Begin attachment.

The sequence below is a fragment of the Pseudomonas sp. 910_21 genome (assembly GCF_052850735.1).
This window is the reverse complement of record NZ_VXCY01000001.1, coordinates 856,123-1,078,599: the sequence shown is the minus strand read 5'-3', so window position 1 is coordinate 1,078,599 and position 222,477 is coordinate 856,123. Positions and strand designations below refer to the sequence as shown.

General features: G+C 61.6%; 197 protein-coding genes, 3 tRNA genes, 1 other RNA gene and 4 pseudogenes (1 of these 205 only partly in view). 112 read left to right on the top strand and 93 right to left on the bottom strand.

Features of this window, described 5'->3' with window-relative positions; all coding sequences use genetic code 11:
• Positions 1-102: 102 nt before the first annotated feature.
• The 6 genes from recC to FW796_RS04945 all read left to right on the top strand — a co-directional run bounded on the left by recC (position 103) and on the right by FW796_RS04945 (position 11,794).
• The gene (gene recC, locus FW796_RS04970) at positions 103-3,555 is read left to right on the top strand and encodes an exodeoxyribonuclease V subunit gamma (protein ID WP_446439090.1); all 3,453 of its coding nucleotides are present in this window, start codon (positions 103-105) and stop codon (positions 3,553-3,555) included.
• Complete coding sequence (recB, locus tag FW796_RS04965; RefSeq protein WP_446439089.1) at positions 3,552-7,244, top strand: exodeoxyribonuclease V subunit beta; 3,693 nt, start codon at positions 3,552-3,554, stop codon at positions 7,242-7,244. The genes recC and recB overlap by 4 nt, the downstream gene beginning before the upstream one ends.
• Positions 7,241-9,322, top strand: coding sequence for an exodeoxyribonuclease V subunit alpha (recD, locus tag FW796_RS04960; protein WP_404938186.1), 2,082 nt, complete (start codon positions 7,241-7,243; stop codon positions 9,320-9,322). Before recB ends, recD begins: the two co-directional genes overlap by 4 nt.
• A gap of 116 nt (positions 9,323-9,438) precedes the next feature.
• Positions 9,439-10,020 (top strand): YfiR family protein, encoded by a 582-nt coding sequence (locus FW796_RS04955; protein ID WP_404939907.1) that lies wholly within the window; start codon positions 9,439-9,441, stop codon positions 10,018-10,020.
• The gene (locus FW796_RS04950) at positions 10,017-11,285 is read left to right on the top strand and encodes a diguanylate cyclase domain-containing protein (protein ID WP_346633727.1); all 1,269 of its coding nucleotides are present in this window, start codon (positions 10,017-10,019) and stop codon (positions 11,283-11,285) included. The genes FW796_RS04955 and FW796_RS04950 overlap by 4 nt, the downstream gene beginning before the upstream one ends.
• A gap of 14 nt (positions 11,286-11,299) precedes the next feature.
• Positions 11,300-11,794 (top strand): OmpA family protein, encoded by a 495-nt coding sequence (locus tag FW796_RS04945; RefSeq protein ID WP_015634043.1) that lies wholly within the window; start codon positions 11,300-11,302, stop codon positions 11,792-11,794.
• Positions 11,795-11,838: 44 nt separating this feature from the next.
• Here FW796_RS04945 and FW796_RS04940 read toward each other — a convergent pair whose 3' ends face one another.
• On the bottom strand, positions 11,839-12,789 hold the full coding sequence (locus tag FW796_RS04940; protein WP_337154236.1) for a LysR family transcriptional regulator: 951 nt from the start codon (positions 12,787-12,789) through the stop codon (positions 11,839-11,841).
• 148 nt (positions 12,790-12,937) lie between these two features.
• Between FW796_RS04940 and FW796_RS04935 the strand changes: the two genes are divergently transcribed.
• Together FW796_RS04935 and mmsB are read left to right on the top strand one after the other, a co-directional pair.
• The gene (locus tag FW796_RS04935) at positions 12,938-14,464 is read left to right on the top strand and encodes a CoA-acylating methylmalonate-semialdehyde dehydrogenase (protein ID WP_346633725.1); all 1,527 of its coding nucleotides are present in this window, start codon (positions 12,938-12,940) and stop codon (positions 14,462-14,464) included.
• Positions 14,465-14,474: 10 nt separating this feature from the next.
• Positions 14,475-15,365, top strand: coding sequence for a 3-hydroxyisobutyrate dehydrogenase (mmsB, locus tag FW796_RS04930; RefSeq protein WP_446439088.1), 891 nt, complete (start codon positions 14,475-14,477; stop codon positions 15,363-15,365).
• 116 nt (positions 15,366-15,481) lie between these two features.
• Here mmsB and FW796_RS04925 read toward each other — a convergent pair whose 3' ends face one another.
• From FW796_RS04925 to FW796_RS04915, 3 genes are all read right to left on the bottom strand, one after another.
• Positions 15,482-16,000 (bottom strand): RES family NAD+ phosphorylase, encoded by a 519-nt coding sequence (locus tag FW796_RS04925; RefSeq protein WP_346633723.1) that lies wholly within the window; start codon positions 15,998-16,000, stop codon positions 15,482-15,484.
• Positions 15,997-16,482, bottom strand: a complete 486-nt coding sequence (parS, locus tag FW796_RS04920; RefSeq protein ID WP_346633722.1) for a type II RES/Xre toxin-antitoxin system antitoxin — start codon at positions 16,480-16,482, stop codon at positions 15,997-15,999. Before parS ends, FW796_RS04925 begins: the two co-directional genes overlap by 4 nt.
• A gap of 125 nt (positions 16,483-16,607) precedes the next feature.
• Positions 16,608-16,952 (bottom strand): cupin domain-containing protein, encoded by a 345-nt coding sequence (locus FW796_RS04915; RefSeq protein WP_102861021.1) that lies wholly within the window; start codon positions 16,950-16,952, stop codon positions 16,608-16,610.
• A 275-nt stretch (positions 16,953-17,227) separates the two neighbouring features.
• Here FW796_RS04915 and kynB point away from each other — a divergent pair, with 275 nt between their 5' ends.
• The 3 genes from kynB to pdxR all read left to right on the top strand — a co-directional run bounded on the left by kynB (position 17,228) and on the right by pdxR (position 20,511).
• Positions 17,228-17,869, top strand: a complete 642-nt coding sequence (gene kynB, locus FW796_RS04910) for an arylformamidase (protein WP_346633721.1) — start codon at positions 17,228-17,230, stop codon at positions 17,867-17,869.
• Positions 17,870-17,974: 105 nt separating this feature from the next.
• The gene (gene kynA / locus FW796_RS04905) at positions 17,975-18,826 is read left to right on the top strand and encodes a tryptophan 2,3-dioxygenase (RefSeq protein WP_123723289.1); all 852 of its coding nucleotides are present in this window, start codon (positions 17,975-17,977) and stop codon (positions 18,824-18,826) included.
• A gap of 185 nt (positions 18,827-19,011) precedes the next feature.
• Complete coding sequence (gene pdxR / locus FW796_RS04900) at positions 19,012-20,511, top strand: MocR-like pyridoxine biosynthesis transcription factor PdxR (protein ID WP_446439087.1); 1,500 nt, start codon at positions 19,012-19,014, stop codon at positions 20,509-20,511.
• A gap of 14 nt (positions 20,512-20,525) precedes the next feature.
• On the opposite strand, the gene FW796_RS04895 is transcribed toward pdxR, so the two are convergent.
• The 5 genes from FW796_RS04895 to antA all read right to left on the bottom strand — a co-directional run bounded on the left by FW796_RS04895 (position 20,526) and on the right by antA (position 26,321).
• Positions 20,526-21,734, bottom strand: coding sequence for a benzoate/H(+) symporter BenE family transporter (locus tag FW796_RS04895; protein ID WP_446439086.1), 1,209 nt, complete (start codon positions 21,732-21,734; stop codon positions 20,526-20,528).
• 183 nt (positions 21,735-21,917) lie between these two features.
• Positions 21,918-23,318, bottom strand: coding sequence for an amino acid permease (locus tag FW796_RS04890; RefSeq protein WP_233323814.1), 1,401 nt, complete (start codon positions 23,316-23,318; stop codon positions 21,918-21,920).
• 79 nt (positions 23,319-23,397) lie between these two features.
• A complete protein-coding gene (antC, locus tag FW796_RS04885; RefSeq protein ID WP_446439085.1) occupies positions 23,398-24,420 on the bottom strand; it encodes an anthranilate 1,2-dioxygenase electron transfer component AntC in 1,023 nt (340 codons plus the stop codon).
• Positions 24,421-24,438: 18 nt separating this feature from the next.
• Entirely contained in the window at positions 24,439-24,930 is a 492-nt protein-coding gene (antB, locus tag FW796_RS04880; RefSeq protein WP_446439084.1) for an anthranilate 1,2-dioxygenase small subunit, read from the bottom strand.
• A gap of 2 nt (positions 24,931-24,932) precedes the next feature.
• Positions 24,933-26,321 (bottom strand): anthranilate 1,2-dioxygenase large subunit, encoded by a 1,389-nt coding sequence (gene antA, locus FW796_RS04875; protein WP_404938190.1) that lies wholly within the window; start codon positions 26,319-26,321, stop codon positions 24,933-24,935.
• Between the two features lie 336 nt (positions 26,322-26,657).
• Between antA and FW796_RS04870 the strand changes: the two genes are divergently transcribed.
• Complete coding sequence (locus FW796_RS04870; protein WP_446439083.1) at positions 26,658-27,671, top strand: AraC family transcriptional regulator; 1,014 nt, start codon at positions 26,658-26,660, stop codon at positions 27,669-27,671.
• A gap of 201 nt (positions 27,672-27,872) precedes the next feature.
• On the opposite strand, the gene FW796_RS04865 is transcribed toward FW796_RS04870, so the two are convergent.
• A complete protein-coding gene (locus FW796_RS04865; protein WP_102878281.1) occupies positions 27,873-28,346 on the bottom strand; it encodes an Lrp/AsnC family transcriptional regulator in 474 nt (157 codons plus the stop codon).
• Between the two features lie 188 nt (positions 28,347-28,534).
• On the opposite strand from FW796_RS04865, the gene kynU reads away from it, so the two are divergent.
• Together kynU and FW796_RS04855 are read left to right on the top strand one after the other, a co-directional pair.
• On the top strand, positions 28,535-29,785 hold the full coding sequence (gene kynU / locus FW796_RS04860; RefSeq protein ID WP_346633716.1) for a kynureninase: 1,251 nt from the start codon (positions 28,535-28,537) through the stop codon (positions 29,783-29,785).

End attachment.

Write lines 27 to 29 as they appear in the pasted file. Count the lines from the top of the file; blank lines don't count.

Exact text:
• Positions 15,482-16,000 (bottom strand): RES family NAD+ phosphorylase, encoded by a 519-nt coding sequence (locus tag FW796_RS04925; RefSeq protein WP_346633723.1) that lies wholly within the window; start codon positions 15,998-16,000, stop codon positions 15,482-15,484.
• Positions 15,997-16,482, bottom strand: a complete 486-nt coding sequence (parS, locus tag FW796_RS04920; RefSeq protein ID WP_346633722.1) for a type II RES/Xre toxin-antitoxin system antitoxin — start codon at positions 16,480-16,482, stop codon at positions 15,997-15,999. Before parS ends, FW796_RS04925 begins: the two co-directional genes overlap by 4 nt.
• A gap of 125 nt (positions 16,483-16,607) precedes the next feature.